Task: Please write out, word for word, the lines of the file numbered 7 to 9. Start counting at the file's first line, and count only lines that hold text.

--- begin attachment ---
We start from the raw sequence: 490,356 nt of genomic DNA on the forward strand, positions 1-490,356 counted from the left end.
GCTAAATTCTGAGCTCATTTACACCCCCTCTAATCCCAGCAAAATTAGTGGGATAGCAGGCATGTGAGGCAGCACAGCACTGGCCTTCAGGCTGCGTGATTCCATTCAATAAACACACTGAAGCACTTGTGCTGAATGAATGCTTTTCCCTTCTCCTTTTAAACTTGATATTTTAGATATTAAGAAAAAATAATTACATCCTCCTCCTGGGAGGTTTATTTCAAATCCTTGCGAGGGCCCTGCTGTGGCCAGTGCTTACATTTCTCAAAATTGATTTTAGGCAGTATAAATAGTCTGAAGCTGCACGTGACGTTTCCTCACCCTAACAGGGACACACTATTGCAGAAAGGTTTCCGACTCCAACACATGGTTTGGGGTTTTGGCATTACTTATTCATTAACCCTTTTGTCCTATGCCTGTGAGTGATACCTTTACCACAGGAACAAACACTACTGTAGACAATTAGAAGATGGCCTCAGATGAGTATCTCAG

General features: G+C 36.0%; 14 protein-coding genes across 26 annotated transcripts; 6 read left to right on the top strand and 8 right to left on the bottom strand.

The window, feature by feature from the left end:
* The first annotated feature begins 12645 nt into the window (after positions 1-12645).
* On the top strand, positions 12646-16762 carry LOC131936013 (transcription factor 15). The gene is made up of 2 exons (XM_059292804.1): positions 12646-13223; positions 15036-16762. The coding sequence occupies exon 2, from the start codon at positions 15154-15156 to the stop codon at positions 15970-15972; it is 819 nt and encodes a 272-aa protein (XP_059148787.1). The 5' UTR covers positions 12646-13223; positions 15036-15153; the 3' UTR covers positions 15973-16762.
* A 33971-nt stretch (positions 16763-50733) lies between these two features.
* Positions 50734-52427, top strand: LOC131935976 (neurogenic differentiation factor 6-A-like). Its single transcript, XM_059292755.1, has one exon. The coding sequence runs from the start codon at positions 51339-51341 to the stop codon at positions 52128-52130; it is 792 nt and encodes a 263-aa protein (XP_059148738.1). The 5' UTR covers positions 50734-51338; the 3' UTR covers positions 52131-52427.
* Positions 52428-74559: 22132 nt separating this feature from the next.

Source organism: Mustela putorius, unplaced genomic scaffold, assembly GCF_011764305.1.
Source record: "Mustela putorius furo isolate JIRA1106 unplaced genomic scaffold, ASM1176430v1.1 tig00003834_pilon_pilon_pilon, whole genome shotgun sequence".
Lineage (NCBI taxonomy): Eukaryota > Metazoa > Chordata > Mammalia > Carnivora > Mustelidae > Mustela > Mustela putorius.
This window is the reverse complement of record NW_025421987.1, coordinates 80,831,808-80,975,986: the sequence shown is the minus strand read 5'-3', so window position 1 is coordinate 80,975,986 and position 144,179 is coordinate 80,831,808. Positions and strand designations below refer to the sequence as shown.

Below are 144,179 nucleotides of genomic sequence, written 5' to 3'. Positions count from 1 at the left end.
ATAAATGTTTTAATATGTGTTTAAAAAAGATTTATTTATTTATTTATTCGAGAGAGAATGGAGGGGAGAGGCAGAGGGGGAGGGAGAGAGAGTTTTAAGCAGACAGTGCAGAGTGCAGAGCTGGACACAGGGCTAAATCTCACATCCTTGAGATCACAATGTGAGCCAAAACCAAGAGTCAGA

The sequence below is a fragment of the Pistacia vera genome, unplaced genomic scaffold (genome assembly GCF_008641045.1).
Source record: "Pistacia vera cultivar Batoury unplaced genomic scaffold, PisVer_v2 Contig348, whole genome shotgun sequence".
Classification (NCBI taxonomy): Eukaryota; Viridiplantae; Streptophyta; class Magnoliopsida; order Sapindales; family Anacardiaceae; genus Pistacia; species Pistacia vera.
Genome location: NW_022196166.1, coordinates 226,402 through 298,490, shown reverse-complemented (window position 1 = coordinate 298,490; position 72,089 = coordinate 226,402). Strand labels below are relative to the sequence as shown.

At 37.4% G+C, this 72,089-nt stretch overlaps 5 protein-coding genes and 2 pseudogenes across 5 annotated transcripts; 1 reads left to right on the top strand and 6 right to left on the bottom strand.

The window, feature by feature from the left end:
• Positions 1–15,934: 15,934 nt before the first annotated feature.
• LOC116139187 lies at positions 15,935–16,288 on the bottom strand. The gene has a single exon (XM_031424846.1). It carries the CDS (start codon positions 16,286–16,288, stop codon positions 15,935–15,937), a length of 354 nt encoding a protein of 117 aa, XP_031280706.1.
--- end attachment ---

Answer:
* A 33971-nt stretch (positions 16763-50733) lies between these two features.
* Positions 50734-52427, top strand: LOC131935976 (neurogenic differentiation factor 6-A-like). Its single transcript, XM_059292755.1, has one exon. The coding sequence runs from the start codon at positions 51339-51341 to the stop codon at positions 52128-52130; it is 792 nt and encodes a 263-aa protein (XP_059148738.1). The 5' UTR covers positions 50734-51338; the 3' UTR covers positions 52131-52427.
* Positions 52428-74559: 22132 nt separating this feature from the next.